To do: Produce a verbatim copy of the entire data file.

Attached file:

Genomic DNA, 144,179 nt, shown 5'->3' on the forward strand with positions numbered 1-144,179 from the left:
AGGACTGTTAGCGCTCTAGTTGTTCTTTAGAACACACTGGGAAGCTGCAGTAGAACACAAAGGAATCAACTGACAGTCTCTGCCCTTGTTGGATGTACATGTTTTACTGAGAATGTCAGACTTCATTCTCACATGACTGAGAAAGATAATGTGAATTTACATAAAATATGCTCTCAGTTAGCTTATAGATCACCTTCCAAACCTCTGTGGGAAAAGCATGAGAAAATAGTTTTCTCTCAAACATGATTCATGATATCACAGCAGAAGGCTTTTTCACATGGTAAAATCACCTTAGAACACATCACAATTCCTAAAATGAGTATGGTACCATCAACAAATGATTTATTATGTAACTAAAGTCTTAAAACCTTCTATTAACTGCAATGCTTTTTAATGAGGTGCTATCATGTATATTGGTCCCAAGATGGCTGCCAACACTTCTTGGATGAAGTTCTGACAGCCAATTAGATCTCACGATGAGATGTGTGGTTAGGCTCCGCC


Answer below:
Genomic DNA, 144,179 nt, shown 5'->3' on the forward strand with positions numbered 1-144,179 from the left:
AGGACTGTTAGCGCTCTAGTTGTTCTTTAGAACACACTGGGAAGCTGCAGTAGAACACAAAGGAATCAACTGACAGTCTCTGCCCTTGTTGGATGTACATGTTTTACTGAGAATGTCAGACTTCATTCTCACATGACTGAGAAAGATAATGTGAATTTACATAAAATATGCTCTCAGTTAGCTTATAGATCACCTTCCAAACCTCTGTGGGAAAAGCATGAGAAAATAGTTTTCTCTCAAACATGATTCATGATATCACAGCAGAAGGCTTTTTCACATGGTAAAATCACCTTAGAACACATCACAATTCCTAAAATGAGTATGGTACCATCAACAAATGATTTATTATGTAACTAAAGTCTTAAAACCTTCTATTAACTGCAATGCTTTTTAATGAGGTGCTATCATGTATATTGGTCCCAAGATGGCTGCCAACACTTCTTGGATGAAGTTCTGACAGCCAATTAGATCTCACGATGAGATGTGTGGTTAGGCTCCGCC